Their news, us news, me news: newspapers are old news

By Matt Cornock

The speed at which news is classed as ‘new’ has changed. Newspapers simply can’t keep up with the pace of life that the current Internet age provides. The scope of news has changed dramatically too, especially with the concepts of Twitter and (as one example) BBC News ‘Have Your Say’ feature on web stories.

Their news

24 hour news has been around a long time. Never-ending streams of babbling, time-filling, and often generic news stories at a national or international level are provided on television channels. These channels sole purposes are to be there just incase something really bad (or very infrequently really good) takes place and the twenty minute slot it would normally have at 6pm just wouldn’t do it justice. From the TV, 24 hour news has gone onto the internet, providing more scope for stories that aren’t of ‘general interest’ and tap into specialist areas and separate groups of society. Take the BBC News website as an example, it breaks news down into international, UK, country, region, (some cities), topic areas, novelty, showbiz, children’s, weather (at multiple levels too) and more sports than you can shake a stick at (though not stick-shaking which is a shame as I’d imagine that would be a rather humorous sport to cover). Anyway, this segmentation is only possible through the web as its one of the only economically viable means of disseminating all the possible news stories available to all the possible interest groups out there quickly, regularly and effectively.

News stories spread across the internet so quickly that, what might feature in the early morning radio bulletin has been forwarded via email by lunchtime. By the time the 6pm evening news comes on, as much information as is available about that story has already been learnt by the audience. Is this shaping a perception that broadcast news ‘isn’t what it used to be’ inadvertently because of how the evening news just seems to be padding time with what we already know.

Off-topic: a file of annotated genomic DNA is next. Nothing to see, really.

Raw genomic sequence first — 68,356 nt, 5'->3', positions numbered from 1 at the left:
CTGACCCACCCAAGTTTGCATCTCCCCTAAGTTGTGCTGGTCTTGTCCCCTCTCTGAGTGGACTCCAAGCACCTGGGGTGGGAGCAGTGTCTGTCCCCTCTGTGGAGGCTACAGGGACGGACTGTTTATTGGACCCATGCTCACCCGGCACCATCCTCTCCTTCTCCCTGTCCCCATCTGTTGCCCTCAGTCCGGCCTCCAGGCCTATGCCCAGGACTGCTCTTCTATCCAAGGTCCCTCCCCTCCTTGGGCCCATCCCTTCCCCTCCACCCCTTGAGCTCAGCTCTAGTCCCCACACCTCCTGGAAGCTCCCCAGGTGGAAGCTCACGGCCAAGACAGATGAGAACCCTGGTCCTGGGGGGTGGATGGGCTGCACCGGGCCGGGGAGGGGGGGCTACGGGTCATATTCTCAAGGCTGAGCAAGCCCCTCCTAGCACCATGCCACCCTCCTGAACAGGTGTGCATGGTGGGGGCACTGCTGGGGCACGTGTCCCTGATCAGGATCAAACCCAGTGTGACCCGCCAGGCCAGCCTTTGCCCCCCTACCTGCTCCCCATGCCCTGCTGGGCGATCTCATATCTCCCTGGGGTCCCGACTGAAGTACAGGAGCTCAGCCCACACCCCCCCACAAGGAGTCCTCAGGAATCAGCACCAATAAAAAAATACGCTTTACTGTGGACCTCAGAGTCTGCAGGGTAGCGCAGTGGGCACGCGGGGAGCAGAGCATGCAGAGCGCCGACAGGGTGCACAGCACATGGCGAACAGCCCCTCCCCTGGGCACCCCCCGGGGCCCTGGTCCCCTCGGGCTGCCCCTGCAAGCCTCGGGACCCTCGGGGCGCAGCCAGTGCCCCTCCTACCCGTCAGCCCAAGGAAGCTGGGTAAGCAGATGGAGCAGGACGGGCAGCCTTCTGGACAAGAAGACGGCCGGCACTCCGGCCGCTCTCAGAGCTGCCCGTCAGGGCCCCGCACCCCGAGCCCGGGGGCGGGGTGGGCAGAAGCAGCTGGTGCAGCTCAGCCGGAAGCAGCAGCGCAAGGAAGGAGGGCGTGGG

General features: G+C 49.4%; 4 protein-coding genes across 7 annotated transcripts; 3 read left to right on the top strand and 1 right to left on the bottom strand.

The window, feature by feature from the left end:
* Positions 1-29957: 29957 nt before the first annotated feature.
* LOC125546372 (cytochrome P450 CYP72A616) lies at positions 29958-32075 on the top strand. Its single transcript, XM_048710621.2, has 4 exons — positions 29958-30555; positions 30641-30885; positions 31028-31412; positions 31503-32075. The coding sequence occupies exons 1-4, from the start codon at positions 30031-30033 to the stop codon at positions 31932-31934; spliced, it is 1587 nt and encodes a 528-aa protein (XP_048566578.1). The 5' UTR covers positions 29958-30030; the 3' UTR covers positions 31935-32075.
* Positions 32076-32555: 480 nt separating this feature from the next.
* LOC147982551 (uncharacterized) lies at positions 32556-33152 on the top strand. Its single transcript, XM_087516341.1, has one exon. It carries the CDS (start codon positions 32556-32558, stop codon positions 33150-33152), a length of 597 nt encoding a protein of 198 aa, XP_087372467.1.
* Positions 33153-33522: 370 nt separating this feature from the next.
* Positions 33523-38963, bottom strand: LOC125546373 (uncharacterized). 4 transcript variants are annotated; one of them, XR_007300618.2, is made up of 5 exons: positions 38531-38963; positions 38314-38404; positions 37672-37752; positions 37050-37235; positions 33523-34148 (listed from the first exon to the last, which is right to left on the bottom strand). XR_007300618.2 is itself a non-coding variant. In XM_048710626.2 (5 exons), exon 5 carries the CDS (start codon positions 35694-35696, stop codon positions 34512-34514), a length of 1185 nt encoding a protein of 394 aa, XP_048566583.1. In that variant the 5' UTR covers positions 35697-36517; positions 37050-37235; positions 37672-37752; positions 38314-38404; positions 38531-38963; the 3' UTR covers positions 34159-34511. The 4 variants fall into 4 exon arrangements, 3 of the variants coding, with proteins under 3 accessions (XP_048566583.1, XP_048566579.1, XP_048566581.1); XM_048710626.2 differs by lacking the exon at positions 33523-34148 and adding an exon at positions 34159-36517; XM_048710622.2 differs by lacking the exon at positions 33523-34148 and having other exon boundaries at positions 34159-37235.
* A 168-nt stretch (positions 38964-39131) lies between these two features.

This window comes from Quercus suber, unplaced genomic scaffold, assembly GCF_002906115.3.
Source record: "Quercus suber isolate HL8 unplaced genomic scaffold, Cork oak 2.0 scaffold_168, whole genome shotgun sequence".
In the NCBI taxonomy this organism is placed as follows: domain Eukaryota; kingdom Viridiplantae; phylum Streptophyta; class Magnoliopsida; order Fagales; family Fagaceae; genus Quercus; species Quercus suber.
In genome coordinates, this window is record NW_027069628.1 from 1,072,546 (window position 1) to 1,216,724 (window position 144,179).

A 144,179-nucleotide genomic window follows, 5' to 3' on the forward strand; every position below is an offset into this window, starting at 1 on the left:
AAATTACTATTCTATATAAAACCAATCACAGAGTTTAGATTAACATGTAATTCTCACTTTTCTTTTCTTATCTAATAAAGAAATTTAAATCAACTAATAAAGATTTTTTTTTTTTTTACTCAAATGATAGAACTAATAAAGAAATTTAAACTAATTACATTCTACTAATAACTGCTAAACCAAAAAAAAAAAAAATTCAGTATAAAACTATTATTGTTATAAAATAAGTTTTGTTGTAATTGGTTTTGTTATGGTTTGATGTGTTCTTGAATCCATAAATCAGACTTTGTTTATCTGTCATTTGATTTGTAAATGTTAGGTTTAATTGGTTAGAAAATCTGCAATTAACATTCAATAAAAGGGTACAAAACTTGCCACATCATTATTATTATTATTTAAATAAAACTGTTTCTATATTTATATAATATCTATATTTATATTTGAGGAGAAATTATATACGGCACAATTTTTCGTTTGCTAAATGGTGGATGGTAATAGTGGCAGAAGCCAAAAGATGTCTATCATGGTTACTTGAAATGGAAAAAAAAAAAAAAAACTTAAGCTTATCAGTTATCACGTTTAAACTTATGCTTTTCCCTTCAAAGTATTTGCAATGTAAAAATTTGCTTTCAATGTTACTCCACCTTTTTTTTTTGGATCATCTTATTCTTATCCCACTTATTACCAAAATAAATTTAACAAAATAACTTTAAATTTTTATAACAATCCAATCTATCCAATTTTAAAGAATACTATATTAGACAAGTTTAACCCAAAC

‘Their news’ is news decided for the public, editorially. Their news, is old, slow news.

Us news

User-generated news is also becoming more commonplace. Comments on stories published on the BBC News website often tell of own-experience (if not then certainly own opinion). This is news in a different form, it’s first person rather than third. What is interesting is that the arguments for and against user-generate content are the same:

  • Bias. A reasoned, balanced argument cannot be constructed, it is instead up to the contributing community to argue and balance themselves. However, a community self-balancing eliminates the risk of a politically influenced editorial policy of the news channel.
  • Subjectivity. News becomes centred on an individual’s perspective and opinions rather than pure delivery of facts. However, news is often about people. Too much objectivity creates desensitisation and forgets the human story.
  • Legalities. Who owns the news? Who is responsible for litigious or slanderous comments? Editors vet the published or broadcast media, and forum moderators vet user-generated media.